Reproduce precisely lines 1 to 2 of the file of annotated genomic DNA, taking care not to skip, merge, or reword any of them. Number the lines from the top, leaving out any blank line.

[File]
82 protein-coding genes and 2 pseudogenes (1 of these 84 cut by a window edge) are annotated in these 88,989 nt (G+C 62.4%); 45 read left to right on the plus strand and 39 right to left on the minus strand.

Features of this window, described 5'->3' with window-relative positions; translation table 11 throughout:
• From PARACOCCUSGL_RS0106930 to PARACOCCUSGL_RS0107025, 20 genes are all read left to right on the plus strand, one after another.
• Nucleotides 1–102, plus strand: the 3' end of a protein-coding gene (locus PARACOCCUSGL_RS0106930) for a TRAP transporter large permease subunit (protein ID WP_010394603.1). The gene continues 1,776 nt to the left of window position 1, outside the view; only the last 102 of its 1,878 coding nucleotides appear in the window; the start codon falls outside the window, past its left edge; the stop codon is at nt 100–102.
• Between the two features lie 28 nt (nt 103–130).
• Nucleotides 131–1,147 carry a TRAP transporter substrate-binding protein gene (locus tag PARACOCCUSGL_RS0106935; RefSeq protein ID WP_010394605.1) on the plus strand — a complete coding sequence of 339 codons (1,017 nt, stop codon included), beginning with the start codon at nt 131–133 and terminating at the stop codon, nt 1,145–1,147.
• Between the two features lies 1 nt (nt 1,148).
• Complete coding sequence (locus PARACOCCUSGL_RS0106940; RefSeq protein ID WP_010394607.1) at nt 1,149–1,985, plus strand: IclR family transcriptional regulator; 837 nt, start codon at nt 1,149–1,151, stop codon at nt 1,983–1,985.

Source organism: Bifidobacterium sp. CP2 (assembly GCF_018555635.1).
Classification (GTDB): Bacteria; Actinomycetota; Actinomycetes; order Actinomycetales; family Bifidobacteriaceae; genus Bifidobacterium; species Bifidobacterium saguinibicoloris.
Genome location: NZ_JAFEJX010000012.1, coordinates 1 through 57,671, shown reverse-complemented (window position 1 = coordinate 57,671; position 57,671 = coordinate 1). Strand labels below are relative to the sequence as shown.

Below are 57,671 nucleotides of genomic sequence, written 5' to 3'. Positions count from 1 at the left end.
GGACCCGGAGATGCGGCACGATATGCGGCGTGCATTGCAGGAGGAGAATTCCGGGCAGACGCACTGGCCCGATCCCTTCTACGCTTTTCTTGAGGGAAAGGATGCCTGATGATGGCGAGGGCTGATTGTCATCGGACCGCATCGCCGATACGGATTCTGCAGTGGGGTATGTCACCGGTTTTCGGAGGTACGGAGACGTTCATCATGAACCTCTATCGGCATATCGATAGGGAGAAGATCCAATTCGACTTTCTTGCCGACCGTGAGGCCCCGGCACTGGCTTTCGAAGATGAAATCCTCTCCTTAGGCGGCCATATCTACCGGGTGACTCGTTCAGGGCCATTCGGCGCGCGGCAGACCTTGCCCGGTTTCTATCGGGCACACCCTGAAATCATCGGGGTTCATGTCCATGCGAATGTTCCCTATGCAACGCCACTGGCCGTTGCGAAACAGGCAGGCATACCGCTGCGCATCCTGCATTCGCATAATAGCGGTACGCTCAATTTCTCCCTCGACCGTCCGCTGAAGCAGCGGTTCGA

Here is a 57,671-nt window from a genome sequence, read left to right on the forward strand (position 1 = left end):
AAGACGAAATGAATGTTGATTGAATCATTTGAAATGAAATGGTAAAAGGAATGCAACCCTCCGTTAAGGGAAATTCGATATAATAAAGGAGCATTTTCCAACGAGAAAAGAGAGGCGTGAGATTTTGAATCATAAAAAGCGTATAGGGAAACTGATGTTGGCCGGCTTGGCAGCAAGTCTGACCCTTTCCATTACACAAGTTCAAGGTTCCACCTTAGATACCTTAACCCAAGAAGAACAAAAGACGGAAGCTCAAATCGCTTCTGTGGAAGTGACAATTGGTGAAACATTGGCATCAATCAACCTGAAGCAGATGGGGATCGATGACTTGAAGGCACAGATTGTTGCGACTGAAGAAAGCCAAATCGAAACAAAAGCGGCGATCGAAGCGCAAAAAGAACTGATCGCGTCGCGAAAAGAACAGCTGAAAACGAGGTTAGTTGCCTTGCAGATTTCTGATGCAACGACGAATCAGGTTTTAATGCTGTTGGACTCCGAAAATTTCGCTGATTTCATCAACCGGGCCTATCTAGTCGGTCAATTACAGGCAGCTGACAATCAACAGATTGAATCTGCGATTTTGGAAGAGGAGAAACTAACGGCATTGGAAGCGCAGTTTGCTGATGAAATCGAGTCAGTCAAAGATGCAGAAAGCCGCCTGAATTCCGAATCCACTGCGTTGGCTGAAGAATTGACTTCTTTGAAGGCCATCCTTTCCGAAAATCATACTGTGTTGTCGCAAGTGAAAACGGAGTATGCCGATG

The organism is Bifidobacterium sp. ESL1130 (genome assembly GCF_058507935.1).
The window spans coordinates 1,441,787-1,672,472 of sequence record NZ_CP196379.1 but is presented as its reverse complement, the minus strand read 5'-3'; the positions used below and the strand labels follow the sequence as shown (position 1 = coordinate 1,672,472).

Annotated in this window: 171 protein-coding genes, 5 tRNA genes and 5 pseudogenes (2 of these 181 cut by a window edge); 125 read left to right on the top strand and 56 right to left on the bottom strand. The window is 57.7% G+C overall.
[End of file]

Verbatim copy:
82 protein-coding genes and 2 pseudogenes (1 of these 84 cut by a window edge) are annotated in these 88,989 nt (G+C 62.4%); 45 read left to right on the plus strand and 39 right to left on the minus strand.

Features of this window, described 5'->3' with window-relative positions; translation table 11 throughout: